Note: This is an archived Handbook entry from 2013.
|Dates & Locations:|| |
This subject is not offered in 2013.
|Time Commitment:||Contact Hours: 48 hours, comprising of two 1-hour lectures and one 2-hour workshop per week |
Total Time Commitment:
Select one of the following:
Study Period Commencement:
Not offered in 2013
Not offered in 2013
|Recommended Background Knowledge:|| |
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|Core Participation Requirements:||
For the purposes of considering request for Reasonable Adjustments under the Disability Standards for Education (Cwth 2005), and Student Support and Engagement Policy, academic requirements for this subject are articulated in the Subject Overview, Learning Outcomes, Assessment and Generic Skills sections of this entry.
It is University policy to take all reasonable steps to minimise the impact of disability upon academic study, and reasonable adjustments will be made to enhance a student's participation in the University's programs. Students who feel their disability may impact on meeting the requirements of this subject are encouraged to discuss this matter with a Faculty Student Adviser and Student Equity and Disability Support: http://services.unimelb.edu.au/disability
Associate Professor Tim baldwin
Over the last half century, computers have improved at a faster rate than almost any other technology on the planet, yet the principles on which they work have remained mostly constant. In this subject, students will learn how computer systems work "under the hood". This knowledge is essential for writing secure software, for writing high performance software, and for writing software to exploit the power of multicore computers. Topics covered include: introduction to computer organization; the hardware/software interface; the role of the operating system; the memory hierarchy (caches, virtual memory, and working sets); interrupt handling, processes and scheduling; file systems; and introduction to multiprocessors and synchronization.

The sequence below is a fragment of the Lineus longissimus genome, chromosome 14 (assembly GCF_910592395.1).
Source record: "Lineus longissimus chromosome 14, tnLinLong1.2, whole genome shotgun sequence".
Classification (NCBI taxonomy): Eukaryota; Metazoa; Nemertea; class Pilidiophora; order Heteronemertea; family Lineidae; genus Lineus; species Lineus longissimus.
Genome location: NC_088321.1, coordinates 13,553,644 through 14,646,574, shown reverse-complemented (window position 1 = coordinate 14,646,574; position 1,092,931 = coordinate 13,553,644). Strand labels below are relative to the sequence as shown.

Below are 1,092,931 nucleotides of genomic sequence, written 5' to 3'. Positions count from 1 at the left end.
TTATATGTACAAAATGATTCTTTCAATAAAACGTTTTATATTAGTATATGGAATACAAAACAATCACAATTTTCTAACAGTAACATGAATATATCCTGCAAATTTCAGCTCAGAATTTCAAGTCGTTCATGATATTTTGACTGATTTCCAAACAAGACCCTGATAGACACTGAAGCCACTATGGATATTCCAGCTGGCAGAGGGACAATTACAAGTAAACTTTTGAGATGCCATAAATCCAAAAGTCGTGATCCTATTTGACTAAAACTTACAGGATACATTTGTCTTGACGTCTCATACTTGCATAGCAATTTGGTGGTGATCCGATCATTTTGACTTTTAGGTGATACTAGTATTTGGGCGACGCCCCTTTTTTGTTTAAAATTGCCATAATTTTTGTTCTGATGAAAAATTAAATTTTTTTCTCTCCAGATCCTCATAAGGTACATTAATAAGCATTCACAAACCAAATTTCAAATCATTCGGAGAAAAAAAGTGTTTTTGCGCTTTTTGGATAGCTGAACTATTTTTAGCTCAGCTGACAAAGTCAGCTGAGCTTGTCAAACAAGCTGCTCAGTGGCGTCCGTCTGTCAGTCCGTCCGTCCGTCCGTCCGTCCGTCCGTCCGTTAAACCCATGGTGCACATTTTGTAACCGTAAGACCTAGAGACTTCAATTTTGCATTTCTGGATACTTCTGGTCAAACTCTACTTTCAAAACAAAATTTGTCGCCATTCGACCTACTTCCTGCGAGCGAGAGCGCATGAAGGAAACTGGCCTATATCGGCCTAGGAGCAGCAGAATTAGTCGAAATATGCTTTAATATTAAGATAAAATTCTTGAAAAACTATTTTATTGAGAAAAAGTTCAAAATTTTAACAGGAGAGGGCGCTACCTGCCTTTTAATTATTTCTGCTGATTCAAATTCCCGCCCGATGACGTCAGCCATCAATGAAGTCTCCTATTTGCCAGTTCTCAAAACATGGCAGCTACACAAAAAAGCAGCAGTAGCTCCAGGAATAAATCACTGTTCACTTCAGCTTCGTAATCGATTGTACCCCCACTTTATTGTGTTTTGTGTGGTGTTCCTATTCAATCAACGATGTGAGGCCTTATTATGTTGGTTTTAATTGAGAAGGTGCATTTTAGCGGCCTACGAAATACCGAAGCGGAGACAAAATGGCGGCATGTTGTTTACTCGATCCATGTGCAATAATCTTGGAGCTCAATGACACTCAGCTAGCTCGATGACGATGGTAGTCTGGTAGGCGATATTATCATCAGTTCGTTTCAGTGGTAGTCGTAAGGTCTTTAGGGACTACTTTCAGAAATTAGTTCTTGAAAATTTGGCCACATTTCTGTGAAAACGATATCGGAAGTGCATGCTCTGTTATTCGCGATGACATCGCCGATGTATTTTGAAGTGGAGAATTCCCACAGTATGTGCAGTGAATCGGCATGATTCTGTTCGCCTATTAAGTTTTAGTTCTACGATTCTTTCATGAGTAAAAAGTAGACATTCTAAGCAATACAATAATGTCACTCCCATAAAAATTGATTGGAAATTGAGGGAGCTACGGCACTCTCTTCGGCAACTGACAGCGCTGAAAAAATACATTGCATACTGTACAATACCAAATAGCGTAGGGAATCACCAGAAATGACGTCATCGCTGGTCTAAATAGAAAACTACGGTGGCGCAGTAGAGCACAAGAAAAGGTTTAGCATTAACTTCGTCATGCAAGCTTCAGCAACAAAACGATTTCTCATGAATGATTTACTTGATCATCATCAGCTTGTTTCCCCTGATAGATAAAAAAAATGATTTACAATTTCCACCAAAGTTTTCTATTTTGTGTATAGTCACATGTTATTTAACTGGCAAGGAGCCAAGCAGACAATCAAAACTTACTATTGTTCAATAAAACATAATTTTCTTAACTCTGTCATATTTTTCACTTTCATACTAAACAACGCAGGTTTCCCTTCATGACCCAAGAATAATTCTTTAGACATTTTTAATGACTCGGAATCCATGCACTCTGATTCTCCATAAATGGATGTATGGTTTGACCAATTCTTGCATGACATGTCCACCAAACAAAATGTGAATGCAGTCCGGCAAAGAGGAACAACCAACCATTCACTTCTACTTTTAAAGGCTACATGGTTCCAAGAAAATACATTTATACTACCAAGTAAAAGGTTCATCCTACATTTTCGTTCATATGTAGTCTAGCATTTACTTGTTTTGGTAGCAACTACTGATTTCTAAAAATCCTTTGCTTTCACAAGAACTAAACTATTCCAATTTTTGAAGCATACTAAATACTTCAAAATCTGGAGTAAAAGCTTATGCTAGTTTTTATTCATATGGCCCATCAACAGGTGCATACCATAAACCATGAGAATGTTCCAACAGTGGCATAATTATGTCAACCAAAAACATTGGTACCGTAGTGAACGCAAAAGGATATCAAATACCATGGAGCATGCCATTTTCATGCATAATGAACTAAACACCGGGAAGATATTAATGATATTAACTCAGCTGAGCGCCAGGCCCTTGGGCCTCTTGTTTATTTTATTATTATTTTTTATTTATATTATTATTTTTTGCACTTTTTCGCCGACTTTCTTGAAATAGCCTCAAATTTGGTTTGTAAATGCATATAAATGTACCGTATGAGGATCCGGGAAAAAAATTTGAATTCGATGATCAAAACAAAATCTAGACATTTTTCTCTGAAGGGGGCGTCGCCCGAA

On completion of this subject, students should be able to understand and write:
To pass the subject, students must obtain at least 50% overall
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This subject potentially can be taken as a breadth subject component for the following courses:
You should visit learn more about breadth subjects and read the breadth requirements for your degree, and should discuss your choice with your student adviser, before deciding on your subjects.
|Fees Information:||Subject EFTSL, Level, Discipline & Census Date|
On completion of this subject, students should have developed the following generic skills:
Computing and Software Systems |
|Related Breadth Track(s):||
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